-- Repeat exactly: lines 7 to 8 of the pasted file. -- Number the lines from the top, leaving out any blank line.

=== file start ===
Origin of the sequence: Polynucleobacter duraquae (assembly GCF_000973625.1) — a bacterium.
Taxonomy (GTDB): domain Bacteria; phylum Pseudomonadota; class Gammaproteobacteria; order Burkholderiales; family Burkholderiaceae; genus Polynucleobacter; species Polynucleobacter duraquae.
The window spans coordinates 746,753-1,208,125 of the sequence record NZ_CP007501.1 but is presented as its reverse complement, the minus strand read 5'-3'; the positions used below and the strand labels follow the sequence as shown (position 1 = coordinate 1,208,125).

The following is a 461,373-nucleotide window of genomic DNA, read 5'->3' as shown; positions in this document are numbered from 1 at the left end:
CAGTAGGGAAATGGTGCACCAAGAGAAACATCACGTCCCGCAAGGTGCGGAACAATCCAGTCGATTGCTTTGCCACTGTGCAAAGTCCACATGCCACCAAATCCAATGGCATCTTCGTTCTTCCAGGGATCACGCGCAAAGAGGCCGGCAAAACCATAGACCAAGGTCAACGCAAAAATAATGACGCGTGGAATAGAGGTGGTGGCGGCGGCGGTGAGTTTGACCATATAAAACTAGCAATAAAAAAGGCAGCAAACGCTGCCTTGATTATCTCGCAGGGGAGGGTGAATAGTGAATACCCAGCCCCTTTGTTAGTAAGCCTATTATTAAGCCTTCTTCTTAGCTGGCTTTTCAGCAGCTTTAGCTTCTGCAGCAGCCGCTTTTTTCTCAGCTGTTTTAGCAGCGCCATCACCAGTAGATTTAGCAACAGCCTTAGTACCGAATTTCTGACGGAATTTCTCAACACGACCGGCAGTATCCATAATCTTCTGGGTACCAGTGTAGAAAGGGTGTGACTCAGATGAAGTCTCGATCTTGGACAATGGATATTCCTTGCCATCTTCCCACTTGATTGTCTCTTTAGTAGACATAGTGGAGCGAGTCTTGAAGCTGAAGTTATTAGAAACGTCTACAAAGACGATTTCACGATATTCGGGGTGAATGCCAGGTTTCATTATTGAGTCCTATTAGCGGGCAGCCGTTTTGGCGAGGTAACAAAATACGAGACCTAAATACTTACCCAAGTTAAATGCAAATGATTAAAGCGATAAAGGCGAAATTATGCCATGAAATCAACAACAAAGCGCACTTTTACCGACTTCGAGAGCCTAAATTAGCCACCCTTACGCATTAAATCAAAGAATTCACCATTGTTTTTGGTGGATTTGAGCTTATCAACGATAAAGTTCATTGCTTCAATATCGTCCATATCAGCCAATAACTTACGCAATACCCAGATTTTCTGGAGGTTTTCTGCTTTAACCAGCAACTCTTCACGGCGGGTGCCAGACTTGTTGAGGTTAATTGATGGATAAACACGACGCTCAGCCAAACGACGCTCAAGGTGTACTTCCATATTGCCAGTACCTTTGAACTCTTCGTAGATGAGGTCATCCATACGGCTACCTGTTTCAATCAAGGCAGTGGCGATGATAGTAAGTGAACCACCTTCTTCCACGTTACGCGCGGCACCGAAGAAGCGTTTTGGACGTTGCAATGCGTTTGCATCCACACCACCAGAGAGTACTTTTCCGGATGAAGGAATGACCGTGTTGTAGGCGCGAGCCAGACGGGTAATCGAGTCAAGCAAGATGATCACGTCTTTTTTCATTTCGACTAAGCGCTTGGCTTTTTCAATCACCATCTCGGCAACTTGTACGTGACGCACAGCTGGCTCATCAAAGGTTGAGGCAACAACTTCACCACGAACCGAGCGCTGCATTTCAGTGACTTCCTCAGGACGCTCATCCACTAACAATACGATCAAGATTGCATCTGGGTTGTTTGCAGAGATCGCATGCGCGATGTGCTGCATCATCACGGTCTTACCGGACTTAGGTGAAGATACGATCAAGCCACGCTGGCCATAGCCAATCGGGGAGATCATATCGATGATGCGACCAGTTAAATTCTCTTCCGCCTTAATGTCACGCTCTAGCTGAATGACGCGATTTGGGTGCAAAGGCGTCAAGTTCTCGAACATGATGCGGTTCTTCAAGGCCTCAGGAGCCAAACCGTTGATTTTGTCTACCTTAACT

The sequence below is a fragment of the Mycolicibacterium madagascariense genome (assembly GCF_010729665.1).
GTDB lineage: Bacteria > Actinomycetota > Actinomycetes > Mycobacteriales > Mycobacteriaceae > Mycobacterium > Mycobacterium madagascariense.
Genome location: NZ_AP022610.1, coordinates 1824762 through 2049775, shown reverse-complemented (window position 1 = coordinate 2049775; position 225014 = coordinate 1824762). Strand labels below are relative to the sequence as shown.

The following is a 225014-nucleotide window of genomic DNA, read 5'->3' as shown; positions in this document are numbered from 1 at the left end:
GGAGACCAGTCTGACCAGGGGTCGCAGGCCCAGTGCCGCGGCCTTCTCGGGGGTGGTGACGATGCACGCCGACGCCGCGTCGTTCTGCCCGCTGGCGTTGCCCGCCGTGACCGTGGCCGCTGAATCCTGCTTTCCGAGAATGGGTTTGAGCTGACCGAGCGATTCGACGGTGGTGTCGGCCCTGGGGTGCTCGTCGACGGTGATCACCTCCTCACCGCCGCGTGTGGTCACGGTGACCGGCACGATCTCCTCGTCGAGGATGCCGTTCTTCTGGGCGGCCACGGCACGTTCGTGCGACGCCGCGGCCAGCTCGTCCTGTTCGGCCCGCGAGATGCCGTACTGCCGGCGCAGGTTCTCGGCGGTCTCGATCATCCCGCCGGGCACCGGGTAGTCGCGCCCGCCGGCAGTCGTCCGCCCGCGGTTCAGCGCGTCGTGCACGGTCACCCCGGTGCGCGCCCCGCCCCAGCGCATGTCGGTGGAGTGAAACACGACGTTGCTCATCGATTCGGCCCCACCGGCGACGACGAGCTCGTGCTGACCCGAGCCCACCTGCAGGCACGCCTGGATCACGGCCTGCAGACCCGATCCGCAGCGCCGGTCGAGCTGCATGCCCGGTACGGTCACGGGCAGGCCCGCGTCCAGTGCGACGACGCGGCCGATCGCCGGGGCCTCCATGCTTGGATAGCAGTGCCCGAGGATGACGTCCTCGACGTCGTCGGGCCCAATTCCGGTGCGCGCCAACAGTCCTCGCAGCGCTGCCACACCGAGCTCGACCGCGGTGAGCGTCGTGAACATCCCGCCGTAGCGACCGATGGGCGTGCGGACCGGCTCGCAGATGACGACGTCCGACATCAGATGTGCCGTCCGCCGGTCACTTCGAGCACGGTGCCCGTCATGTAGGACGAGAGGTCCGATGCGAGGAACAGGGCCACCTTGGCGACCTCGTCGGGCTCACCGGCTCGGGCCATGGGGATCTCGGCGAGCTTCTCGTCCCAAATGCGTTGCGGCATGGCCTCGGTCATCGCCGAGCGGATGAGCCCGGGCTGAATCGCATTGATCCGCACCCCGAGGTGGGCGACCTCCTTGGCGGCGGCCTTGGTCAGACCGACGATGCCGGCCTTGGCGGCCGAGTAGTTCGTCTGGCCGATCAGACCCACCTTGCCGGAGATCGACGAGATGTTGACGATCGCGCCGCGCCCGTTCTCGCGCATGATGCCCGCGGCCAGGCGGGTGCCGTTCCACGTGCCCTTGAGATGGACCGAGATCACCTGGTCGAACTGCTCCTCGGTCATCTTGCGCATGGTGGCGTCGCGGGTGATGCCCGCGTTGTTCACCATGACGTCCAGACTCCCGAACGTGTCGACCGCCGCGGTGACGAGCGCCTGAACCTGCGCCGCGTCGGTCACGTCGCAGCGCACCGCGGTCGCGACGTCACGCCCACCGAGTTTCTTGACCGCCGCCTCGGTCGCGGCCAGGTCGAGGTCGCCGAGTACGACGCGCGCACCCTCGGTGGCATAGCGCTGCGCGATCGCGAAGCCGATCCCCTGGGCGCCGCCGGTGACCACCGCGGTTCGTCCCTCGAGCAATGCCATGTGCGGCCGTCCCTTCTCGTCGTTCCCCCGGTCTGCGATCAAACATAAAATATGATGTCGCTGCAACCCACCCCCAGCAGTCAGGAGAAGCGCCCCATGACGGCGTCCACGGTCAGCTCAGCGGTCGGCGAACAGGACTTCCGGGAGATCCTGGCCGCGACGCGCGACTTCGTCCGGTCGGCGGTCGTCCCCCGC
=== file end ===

GTDB lineage: Bacteria > Actinomycetota > Actinomycetes > Mycobacteriales > Mycobacteriaceae > Mycobacterium > Mycobacterium madagascariense.
Genome location: NZ_AP022610.1, coordinates 1824762 through 2049775, shown reverse-complemented (window position 1 = coordinate 2049775; position 225014 = coordinate 1824762). Strand labels below are relative to the sequence as shown.